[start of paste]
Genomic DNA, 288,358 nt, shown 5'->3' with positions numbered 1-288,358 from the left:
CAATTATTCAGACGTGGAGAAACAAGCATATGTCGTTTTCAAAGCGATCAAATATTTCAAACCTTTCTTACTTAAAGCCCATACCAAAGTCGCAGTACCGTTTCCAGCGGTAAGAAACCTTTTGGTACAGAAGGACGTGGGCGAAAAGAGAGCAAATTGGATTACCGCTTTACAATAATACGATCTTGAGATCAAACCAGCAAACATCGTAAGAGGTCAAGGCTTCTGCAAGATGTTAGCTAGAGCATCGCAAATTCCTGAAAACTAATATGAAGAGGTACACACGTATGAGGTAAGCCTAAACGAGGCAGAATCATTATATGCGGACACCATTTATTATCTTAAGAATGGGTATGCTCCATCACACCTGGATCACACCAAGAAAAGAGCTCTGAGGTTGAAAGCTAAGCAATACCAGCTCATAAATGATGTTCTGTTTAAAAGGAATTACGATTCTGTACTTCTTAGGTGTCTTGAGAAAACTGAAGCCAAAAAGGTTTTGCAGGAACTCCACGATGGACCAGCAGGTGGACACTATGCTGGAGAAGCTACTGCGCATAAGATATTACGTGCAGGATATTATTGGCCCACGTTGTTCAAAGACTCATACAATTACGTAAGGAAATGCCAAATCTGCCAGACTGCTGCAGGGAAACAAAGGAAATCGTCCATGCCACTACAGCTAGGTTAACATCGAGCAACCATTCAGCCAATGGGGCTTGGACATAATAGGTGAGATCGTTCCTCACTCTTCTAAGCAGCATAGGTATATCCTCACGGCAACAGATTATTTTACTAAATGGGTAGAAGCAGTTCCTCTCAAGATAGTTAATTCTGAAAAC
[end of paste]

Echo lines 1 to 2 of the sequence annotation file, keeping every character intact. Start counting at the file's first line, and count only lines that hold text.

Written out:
Genomic DNA, 288,358 nt, shown 5'->3' with positions numbered 1-288,358 from the left:
CAATTATTCAGACGTGGAGAAACAAGCATATGTCGTTTTCAAAGCGATCAAATATTTCAAACCTTTCTTACTTAAAGCCCATACCAAAGTCGCAGTACCGTTTCCAGCGGTAAGAAACCTTTTGGTACAGAAGGACGTGGGCGAAAAGAGAGCAAATTGGATTACCGCTTTACAATAATACGATCTTGAGATCAAACCAGCAAACATCGTAAGAGGTCAAGGCTTCTGCAAGATGTTAGCTAGAGCATCGCAAATTCCTGAAAACTAATATGAAGAGGTACACACGTATGAGGTAAGCCTAAACGAGGCAGAATCATTATATGCGGACACCATTTATTATCTTAAGAATGGGTATGCTCCATCACACCTGGATCACACCAAGAAAAGAGCTCTGAGGTTGAAAGCTAAGCAATACCAGCTCATAAATGATGTTCTGTTTAAAAGGAATTACGATTCTGTACTTCTTAGGTGTCTTGAGAAAACTGAAGCCAAAAAGGTTTTGCAGGAACTCCACGATGGACCAGCAGGTGGACACTATGCTGGAGAAGCTACTGCGCATAAGATATTACGTGCAGGATATTATTGGCCCACGTTGTTCAAAGACTCATACAATTACGTAAGGAAATGCCAAATCTGCCAGACTGCTGCAGGGAAACAAAGGAAATCGTCCATGCCACTACAGCTAGGTTAACATCGAGCAACCATTCAGCCAATGGGGCTTGGACATAATAGGTGAGATCGTTCCTCACTCTTCTAAGCAGCATAGGTATATCCTCACGGCAACAGATTATTTTACTAAATGGGTAGAAGCAGTTCCTCTCAAGATAGTTAATTCTGAAAAC